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Nat Rev Neurol. 2014 Nov;10(11):661-70. doi: 10.1038/nrneurol.2014.184. Epub 2014 Oct 14.

The phenotypic variability of amyotrophic lateral sclerosis.

Author information

1
University of Leuven, Department of Neurosciences, Laboratory for Neurobiology, Vesalius Research Center, Box 912, B-3000 Leuven, Belgium.

Abstract

Classic textbook neurology teaches that amyotrophic lateral sclerosis (ALS) is a degenerative disease that selectively affects upper and lower motor neurons and is fatal 3-5 years after onset--a description which suggests that the clinical presentation of ALS is very homogenous. However, clinical and postmortem observations, as well as genetic studies, demonstrate that there is considerable variability in the phenotypic expression of ALS. Here, we review the phenotypic variability of ALS and how it is reflected in familial and sporadic ALS, in the degree of upper and lower motor neuron involvement, in motor and extramotor involvement, and in the spectrum of ALS and frontotemporal dementia. Furthermore, we discuss some unusual clinical characteristics regarding presentation, age at onset and disease progression. Finally, we address the importance of this variability for understanding the pathogenesis of ALS and for the development of therapeutic strategies.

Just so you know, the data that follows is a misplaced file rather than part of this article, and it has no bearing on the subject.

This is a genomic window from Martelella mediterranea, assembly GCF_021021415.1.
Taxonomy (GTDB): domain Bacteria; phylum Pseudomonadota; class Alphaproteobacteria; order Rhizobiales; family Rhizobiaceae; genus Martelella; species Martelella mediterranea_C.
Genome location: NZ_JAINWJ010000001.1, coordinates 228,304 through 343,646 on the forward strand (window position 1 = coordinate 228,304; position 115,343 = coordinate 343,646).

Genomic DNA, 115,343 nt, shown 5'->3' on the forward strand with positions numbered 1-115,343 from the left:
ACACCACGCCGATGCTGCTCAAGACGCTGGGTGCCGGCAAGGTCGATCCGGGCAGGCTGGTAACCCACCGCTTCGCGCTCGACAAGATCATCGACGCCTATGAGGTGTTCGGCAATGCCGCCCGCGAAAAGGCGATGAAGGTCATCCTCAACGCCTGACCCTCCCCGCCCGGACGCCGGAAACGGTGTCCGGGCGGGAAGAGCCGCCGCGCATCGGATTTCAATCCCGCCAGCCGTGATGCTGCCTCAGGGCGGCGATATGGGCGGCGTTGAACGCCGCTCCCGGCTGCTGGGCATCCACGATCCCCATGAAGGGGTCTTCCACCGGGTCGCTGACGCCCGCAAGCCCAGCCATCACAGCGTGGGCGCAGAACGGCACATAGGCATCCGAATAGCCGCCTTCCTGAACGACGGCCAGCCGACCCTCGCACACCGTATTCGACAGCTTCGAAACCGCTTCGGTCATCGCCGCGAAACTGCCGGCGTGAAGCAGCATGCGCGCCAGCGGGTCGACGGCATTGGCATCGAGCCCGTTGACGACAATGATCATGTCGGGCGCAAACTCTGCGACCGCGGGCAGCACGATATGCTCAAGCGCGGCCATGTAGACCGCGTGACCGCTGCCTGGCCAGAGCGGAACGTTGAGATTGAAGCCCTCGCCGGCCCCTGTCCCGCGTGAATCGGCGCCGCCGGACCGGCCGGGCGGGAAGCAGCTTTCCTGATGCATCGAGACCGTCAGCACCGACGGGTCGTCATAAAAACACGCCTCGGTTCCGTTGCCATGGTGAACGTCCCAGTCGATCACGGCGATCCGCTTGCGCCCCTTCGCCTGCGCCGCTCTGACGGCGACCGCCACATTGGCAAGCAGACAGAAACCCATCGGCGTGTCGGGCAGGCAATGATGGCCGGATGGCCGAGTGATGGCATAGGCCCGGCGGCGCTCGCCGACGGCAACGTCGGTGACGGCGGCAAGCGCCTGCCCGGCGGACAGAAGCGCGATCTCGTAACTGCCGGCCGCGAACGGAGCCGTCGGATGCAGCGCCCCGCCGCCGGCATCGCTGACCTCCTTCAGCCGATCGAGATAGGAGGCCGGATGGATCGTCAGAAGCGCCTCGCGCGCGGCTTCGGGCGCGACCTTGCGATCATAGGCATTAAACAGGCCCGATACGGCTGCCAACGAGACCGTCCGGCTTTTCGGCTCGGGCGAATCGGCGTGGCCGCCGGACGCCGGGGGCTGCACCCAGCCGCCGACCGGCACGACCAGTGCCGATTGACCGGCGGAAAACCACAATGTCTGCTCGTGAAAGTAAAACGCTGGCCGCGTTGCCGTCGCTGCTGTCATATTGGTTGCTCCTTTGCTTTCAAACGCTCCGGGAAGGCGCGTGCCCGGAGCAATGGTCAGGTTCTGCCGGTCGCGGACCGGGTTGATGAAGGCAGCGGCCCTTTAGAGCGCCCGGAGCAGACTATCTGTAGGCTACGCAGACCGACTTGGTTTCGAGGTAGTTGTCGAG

PMID:
25311585
DOI:
10.1038/nrneurol.2014.184
[Indexed for MEDLINE]

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